Figure 1. SUV2 values classified by tumour regression grade criteria and ypStage criteria. Points are mean values; error bars are 95% confidence interval.
Figure 2. Partial metabolic response to CRT. 2A: Pre-CRT study - Intense rectal FDG uptake. 2B: Pre-CRT study - axial PET-CT images showing hypermetabolic rectal mass. 2C: Post-CRT study - Tumour volume is reduced but considerable tumour uptake is still present. 2D: Axial PET-CT images showing rectal mass in CT images with FDG uptake in PET images.
PET-CT imaging and processing
All PET-CT scans were performed by use of a dedicated Siemens Biograph 16, (Knoxville, Tennessee) with an axial field of view of 16.2 cm, a slice thickness of 3 mm, and a pixel spacing of 5.4 mm in both directions. The scanner is equipped with ultrafast detector electronics (Pico3D) and has a spatial resolution of approximately 6 mm at full-width at-half-maximum. PET imaging was done in three dimensions, requiring a proper scatter correction. CT-based attenuation correction was performed. PET images were reconstructed from the acquired list mode data, using Fourier rebinding and ordered subset expectation maximization reconstruction (three dimensional) with two iterations and eight subsets (Ordered subset expectation maximization). After a fasting period of at least 6 hours prior to FDG injection, patients received an intravenous injection of 18-FDG, with the activity normalized for the weight of the patient, followed by an injection of physiologic saline (10 ml). After an uptake period of 60 minutes, the patient was positioned on a flat tabletop, using a movable laser alignment system in a ''head-first supine'' position with the arm elevated over the head to avoid beam hardening artefacts as well as errors caused by truncation of the field of view. A PET-CT scan of the whole body was performed using an acquisition time of 2 to 4 (depending of the patient's weight) minutes per bed position. Additionally, all PET data were normalized for the blood glucose level measured shortly before 18-FDG administration (Glucocard G meter; Menarini Diagnostic, Florence).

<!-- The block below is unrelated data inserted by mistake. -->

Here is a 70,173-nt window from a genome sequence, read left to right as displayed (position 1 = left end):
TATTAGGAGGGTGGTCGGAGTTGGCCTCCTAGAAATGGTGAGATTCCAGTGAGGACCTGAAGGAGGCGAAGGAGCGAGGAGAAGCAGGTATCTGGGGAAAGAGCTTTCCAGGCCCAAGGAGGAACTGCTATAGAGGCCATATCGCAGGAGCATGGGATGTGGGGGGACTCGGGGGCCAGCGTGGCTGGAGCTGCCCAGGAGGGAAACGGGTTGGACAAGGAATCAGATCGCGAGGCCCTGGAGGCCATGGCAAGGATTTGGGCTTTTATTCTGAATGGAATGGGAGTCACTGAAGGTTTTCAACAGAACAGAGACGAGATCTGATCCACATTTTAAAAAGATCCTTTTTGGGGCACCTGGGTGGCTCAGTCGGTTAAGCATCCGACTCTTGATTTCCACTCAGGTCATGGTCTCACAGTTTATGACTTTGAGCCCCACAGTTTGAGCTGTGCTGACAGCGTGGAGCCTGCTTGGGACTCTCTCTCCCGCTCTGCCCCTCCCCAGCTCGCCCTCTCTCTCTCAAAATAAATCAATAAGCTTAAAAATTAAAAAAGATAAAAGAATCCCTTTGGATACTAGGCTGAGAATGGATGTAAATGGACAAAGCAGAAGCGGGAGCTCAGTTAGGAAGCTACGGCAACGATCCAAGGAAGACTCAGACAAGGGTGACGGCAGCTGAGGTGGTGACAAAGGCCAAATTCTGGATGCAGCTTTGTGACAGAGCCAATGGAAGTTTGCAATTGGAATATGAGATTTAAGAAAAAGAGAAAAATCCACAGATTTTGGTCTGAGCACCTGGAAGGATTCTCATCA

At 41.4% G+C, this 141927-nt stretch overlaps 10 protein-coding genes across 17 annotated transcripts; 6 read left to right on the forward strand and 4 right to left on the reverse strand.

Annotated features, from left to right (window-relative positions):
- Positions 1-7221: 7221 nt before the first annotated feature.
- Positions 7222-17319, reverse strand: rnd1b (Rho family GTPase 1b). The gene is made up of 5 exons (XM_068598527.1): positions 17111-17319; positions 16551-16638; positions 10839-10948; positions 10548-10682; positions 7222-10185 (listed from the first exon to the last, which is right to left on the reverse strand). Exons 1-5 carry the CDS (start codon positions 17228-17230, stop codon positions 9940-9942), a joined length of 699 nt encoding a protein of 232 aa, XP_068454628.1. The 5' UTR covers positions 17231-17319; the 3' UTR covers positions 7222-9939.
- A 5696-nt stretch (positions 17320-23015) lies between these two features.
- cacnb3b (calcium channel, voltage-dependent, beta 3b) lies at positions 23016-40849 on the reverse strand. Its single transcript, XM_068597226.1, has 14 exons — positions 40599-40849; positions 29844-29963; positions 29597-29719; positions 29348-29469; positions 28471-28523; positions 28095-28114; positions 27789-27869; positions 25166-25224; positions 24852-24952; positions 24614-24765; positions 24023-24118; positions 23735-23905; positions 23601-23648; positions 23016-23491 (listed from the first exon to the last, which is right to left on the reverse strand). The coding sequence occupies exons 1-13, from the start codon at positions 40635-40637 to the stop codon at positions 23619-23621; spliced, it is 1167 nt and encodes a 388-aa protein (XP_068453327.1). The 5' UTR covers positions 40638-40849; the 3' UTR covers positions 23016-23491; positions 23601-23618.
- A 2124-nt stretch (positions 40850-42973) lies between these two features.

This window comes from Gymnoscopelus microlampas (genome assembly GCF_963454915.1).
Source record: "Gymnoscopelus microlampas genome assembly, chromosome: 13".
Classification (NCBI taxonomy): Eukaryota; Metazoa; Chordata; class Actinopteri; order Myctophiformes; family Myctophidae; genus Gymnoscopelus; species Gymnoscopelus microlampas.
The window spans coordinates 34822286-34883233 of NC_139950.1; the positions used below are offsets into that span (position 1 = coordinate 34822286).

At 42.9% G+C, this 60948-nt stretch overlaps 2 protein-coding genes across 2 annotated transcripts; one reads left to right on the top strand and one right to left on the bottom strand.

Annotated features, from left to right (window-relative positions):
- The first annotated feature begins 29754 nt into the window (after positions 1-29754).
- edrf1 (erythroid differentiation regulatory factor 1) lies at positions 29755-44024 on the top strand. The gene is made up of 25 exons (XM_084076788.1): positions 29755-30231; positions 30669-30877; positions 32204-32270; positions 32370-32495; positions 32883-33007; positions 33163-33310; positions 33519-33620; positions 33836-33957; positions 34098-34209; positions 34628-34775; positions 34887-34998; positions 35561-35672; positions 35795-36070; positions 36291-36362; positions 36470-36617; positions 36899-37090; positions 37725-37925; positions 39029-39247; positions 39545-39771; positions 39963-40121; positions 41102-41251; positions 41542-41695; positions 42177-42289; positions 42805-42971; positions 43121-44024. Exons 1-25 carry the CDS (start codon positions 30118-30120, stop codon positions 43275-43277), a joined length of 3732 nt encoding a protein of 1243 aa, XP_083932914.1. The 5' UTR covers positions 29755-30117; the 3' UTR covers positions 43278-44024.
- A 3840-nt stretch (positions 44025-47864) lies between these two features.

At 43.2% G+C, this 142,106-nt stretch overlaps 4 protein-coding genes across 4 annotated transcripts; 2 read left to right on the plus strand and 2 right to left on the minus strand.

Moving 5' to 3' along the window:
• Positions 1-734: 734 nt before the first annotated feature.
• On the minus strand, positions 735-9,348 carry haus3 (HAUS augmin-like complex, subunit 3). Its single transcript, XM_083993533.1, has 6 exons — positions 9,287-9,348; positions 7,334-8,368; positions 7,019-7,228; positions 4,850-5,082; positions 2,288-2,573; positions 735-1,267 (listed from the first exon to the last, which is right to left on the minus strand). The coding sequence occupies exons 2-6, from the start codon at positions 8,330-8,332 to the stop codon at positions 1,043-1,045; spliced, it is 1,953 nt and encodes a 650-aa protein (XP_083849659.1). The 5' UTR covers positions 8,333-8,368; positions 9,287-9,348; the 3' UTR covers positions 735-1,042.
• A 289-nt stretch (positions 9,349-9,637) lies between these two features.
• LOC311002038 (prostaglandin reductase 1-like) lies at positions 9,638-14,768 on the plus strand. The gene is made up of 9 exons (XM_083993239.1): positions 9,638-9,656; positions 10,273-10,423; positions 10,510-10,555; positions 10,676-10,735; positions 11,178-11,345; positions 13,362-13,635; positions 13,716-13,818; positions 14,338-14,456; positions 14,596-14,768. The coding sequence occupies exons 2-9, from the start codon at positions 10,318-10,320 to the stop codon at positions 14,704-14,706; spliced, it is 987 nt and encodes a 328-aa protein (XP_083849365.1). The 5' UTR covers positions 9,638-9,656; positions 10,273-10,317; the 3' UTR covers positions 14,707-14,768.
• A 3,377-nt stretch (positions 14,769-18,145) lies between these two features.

Standardized uptake values (SUV) were calculated for each tumour (Syngo Multimodality Workplace vs2009A; Siemens Medical Solutions; Siemens AG, Berlin). SUV is a measurement of the uptake in a tumour normalized on the basis of a distribution volume. It is calculated as follows:
In these calculations, Actvoi is the activity measured in the volume of interest (this is equals the voxel with highest uptake in tumour), Actadministered is the administered activity corrected for the physical decay of FDG to the start of acquisition, and BW is body weight. Dedicated software was used to calculate the SUVmax within the tumour before (SUV1) and after CRT (SUV2). Subsequently, the regression index (RI), indicating the percent reduction relative to the pre-treatment measured value, were calculated (RI = [(SUV1-SUV2)/SUV1] × 100) and correlated to the pathological tumour response. Furthermore the absolute SUV1-SUV2 difference was calculated (DSUV). If no residual metabolic activity was present on the pre-surgical PET-CT scan, the patient's tumour was classified as a metabolic complete responder, and the SUV was calculated in the same region of interest.
Pathological tumour response
For each patient, the pathological tumour response was evaluated by determining the TRG (tumour regression grade), as proposed by Mandard et al.  All tumours were prospectively classified by an experienced pathologist (JLM) who was blinded to the PET data, as follows: TRG 1, complete tumour response; TRG2, residual cancer cells scattered through fibrosis; TRG 3, an increased number of residual cancer cells, with predominant fibrosis; TRG 4, residual cancer outgrowing fibrosis; and TRG 5, no regressive changes within the tumour. Based on the TRG, the tumours were grouped into responders (TRG 1 and 2) and non-responders (TRG 3-5). Furthermore, the pathological UICC classification (ypTN), including those with complete response (ypCR), was collected from the patients' specimen pathology report.